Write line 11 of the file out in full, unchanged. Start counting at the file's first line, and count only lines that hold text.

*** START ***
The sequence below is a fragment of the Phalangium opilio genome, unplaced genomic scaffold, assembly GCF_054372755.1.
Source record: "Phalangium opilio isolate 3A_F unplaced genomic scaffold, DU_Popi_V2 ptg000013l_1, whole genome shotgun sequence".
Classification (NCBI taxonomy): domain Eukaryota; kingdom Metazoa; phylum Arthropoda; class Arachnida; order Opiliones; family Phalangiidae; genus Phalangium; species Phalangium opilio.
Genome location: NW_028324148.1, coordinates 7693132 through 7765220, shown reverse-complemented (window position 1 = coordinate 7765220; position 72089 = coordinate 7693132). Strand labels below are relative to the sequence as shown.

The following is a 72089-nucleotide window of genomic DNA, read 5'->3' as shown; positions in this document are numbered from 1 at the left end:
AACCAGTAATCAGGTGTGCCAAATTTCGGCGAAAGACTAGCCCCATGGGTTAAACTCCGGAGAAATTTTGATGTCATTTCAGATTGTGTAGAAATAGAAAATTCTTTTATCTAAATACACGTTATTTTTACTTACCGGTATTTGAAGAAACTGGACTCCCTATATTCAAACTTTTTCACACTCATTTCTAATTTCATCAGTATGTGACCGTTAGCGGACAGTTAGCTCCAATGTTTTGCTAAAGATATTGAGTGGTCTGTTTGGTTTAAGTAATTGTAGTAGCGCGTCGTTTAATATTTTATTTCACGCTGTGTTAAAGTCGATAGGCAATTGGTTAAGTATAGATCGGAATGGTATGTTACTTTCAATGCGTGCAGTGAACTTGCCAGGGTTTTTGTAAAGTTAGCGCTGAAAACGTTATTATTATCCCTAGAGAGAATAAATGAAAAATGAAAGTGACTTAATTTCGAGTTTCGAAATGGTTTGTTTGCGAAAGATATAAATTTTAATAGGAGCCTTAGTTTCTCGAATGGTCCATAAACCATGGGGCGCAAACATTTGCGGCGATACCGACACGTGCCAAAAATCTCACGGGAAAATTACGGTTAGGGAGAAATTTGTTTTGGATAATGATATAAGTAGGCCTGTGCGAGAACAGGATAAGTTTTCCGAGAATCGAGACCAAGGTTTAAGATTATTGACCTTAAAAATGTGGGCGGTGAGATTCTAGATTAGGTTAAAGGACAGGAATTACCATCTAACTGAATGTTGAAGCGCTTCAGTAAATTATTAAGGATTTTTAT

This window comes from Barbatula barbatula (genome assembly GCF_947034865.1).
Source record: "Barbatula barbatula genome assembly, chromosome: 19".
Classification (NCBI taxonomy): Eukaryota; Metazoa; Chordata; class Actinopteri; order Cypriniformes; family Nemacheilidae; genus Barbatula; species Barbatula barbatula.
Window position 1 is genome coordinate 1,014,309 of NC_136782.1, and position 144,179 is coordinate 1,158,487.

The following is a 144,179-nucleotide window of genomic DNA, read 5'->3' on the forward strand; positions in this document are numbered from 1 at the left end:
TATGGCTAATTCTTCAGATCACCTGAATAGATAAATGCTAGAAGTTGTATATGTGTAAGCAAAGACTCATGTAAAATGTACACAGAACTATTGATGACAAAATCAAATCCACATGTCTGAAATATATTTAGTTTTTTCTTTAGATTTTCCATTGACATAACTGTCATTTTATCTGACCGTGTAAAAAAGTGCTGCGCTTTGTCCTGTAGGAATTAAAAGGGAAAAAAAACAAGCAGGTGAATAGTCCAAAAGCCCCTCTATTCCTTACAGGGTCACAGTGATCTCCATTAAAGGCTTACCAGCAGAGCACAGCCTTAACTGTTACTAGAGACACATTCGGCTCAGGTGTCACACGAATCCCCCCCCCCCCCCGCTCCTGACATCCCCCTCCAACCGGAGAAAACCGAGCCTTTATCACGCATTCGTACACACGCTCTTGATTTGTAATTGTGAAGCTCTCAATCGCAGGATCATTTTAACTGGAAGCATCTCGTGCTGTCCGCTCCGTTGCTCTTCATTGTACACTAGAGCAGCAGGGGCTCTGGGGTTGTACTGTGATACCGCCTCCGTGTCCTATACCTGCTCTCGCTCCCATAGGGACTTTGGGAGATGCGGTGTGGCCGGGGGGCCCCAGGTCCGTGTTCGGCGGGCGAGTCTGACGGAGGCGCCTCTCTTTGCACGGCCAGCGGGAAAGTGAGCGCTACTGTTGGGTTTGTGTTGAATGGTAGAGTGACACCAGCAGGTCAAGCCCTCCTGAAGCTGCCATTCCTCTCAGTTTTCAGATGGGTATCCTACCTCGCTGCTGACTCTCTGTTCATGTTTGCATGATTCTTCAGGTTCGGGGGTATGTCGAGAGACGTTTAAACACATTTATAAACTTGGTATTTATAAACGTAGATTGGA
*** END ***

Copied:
The following is a 144,179-nucleotide window of genomic DNA, read 5'->3' on the forward strand; positions in this document are numbered from 1 at the left end: